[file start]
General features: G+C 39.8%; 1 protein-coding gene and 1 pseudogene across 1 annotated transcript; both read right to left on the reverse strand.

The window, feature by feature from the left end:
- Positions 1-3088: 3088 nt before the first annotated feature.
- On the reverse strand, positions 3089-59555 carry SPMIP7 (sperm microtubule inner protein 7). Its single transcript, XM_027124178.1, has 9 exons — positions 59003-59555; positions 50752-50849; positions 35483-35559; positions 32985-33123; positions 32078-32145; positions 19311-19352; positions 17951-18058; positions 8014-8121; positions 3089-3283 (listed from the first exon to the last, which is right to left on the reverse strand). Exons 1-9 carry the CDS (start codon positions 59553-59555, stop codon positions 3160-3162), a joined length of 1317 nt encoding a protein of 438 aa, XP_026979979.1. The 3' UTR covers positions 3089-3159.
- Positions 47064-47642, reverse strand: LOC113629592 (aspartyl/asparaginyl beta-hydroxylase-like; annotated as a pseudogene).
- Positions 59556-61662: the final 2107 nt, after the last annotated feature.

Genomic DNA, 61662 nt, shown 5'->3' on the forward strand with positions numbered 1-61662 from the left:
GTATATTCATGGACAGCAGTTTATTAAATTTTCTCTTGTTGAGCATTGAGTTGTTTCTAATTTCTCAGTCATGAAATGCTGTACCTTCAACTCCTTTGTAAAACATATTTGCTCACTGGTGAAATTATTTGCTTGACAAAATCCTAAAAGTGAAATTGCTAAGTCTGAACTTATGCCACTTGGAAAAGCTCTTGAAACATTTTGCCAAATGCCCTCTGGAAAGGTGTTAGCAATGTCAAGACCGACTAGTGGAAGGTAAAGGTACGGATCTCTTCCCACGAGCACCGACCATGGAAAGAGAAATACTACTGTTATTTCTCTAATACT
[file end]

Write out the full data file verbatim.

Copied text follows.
General features: G+C 39.8%; 1 protein-coding gene and 1 pseudogene across 1 annotated transcript; both read right to left on the reverse strand.

The window, feature by feature from the left end:
- Positions 1-3088: 3088 nt before the first annotated feature.
- On the reverse strand, positions 3089-59555 carry SPMIP7 (sperm microtubule inner protein 7). Its single transcript, XM_027124178.1, has 9 exons — positions 59003-59555; positions 50752-50849; positions 35483-35559; positions 32985-33123; positions 32078-32145; positions 19311-19352; positions 17951-18058; positions 8014-8121; positions 3089-3283 (listed from the first exon to the last, which is right to left on the reverse strand). Exons 1-9 carry the CDS (start codon positions 59553-59555, stop codon positions 3160-3162), a joined length of 1317 nt encoding a protein of 438 aa, XP_026979979.1. The 3' UTR covers positions 3089-3159.
- Positions 47064-47642, reverse strand: LOC113629592 (aspartyl/asparaginyl beta-hydroxylase-like; annotated as a pseudogene).
- Positions 59556-61662: the final 2107 nt, after the last annotated feature.

Genomic DNA, 61662 nt, shown 5'->3' on the forward strand with positions numbered 1-61662 from the left:
GTATATTCATGGACAGCAGTTTATTAAATTTTCTCTTGTTGAGCATTGAGTTGTTTCTAATTTCTCAGTCATGAAATGCTGTACCTTCAACTCCTTTGTAAAACATATTTGCTCACTGGTGAAATTATTTGCTTGACAAAATCCTAAAAGTGAAATTGCTAAGTCTGAACTTATGCCACTTGGAAAAGCTCTTGAAACATTTTGCCAAATGCCCTCTGGAAAGGTGTTAGCAATGTCAAGACCGACTAGTGGAAGGTAAAGGTACGGATCTCTTCCCACGAGCACCGACCATGGAAAGAGAAATACTACTGTTATTTCTCTAATACT